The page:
Secondly, we are Canadians, whether at home or at the beach, we like our beer like we like our women, strong and uninhibited. Perhaps it's time we have our laws reflect some of our more common sense and traditional practices, like enjoying a cold one with friends and nature.

I know what some of you will say, "If we allow open alcohol on the beach, it will get out of control!"

Well, I hate to be the one to tell you, but it's a practice that has been going on since the invention of beer cozies and coffee cups ... you didn't really think they were drinking that much coffee at the beach did you? BTW I think our police resources could best be spent in other areas too, don't you?   

For those who do like to have their vices a bit more controlled and confined, with much respect then I simply ask for the ability to partake occasionally at a very private cigar and whisky lounge.  Heaven forbid we allow such a thing! Right?!

But before you get all up in arms on why we could never allow a cigar and whisky lounge, with your case by case description of all the negative effects of nicotine, and the rules and regulations of smoking in the work place ... and so on and so fourth.

Do us all a favour. Keep your weed away from my kids while they are playing at the park, OK?


BEN BESLER is active in provincial politics and a card carrying BC Liberal.  Ben is a former Vice President of the BC Conservative Party, and Regional Organizer for the successful Fight HST citizens initiative.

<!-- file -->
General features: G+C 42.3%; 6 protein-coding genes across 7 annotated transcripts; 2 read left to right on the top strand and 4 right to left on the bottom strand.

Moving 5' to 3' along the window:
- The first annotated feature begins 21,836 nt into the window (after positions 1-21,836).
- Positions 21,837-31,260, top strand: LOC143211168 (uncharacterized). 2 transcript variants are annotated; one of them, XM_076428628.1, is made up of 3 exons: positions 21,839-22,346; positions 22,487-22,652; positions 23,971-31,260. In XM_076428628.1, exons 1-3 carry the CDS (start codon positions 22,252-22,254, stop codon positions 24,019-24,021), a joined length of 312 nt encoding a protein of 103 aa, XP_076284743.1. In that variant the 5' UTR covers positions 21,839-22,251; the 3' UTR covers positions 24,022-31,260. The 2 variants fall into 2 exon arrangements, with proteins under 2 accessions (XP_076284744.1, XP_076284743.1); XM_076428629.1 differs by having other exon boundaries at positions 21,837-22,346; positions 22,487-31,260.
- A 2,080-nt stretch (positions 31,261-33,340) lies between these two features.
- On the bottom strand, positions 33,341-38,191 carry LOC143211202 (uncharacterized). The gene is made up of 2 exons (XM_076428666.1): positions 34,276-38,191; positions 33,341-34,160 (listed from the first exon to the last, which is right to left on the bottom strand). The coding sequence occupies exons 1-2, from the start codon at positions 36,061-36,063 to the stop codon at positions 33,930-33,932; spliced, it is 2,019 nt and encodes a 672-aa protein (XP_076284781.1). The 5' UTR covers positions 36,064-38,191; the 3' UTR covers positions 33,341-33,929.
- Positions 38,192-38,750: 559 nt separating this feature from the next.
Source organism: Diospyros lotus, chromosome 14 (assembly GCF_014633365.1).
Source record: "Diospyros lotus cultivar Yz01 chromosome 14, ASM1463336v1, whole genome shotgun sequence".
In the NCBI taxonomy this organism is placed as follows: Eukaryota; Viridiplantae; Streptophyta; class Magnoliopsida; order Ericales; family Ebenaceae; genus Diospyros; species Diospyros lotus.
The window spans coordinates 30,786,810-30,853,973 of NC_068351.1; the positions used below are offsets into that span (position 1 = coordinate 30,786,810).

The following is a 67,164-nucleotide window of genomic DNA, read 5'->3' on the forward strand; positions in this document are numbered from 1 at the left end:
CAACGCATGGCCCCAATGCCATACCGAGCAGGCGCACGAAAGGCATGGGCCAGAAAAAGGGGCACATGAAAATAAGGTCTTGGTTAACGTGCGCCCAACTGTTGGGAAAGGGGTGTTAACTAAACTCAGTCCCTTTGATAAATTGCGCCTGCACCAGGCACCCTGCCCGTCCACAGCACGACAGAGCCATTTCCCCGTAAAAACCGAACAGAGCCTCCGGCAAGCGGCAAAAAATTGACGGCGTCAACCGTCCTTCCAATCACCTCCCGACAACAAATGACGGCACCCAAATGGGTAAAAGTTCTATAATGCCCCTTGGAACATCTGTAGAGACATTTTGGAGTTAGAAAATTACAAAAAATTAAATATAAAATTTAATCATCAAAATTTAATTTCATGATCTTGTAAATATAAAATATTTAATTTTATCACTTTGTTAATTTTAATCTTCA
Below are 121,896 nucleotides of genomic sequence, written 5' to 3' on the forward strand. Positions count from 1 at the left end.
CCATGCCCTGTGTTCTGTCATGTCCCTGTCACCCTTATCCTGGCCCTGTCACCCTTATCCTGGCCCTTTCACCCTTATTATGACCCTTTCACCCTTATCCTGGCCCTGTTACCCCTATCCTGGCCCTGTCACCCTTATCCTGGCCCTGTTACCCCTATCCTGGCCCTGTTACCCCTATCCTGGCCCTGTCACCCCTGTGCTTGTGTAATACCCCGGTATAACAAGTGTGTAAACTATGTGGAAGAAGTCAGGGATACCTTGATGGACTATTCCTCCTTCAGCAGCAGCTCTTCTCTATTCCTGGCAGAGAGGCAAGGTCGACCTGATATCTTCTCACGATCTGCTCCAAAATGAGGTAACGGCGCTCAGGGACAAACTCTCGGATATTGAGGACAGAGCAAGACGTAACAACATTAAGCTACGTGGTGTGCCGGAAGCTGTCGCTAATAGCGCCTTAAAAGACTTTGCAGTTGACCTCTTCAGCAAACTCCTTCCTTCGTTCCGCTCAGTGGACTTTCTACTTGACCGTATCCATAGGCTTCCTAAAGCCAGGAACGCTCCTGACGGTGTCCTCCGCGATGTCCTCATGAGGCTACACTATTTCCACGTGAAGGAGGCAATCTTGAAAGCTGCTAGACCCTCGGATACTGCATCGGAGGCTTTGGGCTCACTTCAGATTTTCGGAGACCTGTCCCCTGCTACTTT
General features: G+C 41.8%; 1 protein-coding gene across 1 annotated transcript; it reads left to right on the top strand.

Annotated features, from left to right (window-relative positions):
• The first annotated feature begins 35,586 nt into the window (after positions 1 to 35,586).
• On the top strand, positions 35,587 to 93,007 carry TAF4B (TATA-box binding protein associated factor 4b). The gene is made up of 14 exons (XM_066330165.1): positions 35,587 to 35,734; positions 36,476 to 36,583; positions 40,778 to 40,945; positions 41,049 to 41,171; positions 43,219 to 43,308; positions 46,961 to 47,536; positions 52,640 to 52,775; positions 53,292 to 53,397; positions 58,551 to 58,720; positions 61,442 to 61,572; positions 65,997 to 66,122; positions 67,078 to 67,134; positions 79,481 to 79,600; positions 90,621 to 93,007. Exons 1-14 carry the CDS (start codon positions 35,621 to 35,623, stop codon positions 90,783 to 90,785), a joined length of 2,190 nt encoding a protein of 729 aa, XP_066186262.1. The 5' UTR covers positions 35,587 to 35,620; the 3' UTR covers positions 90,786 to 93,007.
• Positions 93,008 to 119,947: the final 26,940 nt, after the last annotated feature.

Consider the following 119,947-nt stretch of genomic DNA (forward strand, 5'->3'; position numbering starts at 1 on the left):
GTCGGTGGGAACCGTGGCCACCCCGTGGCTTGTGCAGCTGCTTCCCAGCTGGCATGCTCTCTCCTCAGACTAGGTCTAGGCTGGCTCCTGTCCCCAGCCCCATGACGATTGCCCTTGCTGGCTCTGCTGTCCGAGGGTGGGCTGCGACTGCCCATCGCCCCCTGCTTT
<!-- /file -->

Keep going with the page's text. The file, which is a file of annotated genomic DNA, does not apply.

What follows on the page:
Comments

  1. One of the first precepts of law is that is is supposed to reflect the morality of the community in which it's going to be enforced.
    That being said, many of our laws are outdated and should be repealed or modified but they should still be based on morality, not immorality such as the open consumption of alcohol and the public use of other mood altering chemicals.
    We have legalized gambling on a massive scale. We are in the process of total liberalization of drinking laws and the legalization of drugs.
    We also might soon be dispensing free opioid drugs to addicts and providing them with a safe, comfortable place to carry out their activities.
    None of these things include even the least consideration of morality but nobody has a strong enough voice to halt this march into madness.
    Before anybody accuses me of trying to stuff religion down their throats, the only time I have been inside any church for decades is to attend funerals and a couple of weddings.

    ReplyDelete

Post a Comment

Popular posts from this blog

It seems the call for blood donors is being responded to, however ... “This effort is a marathon, not a sprint” says Canadian Blood Services